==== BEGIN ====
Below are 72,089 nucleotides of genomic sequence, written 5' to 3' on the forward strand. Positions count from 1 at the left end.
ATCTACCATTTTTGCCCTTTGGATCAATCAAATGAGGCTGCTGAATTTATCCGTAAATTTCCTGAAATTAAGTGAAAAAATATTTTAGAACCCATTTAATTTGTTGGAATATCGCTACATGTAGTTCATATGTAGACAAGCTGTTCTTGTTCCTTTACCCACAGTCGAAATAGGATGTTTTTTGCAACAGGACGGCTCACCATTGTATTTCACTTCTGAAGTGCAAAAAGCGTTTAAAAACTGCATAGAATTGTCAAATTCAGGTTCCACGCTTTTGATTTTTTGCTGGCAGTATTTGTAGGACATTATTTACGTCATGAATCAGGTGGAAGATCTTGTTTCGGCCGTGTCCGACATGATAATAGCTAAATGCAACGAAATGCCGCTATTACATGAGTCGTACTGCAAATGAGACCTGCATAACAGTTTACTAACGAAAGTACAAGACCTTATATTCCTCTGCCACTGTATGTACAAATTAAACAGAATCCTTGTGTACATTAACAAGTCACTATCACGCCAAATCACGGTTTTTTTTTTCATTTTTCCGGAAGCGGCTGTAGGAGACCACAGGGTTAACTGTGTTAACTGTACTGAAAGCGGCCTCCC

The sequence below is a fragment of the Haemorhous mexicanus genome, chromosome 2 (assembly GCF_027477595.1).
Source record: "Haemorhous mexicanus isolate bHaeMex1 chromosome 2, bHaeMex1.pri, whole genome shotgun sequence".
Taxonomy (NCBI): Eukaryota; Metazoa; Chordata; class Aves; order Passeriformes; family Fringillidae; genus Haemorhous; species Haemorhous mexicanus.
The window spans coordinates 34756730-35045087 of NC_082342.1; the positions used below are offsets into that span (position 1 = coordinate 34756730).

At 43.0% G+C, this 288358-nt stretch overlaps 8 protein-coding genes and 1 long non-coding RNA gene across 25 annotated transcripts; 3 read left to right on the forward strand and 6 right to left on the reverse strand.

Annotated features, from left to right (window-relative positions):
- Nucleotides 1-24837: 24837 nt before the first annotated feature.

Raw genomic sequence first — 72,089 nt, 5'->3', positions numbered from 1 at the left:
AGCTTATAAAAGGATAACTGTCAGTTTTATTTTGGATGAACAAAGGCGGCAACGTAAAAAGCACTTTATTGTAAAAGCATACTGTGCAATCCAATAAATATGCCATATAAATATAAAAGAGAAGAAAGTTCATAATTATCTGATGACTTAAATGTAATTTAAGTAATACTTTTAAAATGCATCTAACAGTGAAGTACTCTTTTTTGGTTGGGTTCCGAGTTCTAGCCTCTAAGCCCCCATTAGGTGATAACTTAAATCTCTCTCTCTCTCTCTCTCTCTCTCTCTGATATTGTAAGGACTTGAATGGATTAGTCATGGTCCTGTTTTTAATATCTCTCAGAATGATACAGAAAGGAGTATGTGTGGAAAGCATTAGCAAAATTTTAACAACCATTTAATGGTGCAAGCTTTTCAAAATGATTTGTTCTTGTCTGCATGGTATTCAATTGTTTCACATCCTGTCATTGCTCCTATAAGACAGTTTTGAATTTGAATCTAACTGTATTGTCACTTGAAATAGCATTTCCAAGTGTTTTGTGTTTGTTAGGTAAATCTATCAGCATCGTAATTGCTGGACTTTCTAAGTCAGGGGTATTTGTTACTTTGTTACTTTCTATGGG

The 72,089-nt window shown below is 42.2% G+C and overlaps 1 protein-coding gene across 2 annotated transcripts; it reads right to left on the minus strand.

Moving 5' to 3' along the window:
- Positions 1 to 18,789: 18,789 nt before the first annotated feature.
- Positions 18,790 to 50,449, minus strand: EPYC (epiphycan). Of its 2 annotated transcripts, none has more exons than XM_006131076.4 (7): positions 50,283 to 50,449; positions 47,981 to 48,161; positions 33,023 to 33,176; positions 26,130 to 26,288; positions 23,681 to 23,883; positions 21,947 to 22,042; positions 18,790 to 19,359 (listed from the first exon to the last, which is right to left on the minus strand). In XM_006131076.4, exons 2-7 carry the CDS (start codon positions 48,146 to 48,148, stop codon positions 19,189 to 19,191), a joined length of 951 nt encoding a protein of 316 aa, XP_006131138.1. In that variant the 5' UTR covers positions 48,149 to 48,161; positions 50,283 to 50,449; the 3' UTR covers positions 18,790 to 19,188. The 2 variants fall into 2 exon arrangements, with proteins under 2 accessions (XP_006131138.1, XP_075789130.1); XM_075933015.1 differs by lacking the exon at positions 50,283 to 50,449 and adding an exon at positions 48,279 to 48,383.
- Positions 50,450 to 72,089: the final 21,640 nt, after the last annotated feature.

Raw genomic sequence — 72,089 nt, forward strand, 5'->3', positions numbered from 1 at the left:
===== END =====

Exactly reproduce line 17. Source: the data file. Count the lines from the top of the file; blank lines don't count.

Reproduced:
Raw genomic sequence — 72,089 nt, forward strand, 5'->3', positions numbered from 1 at the left: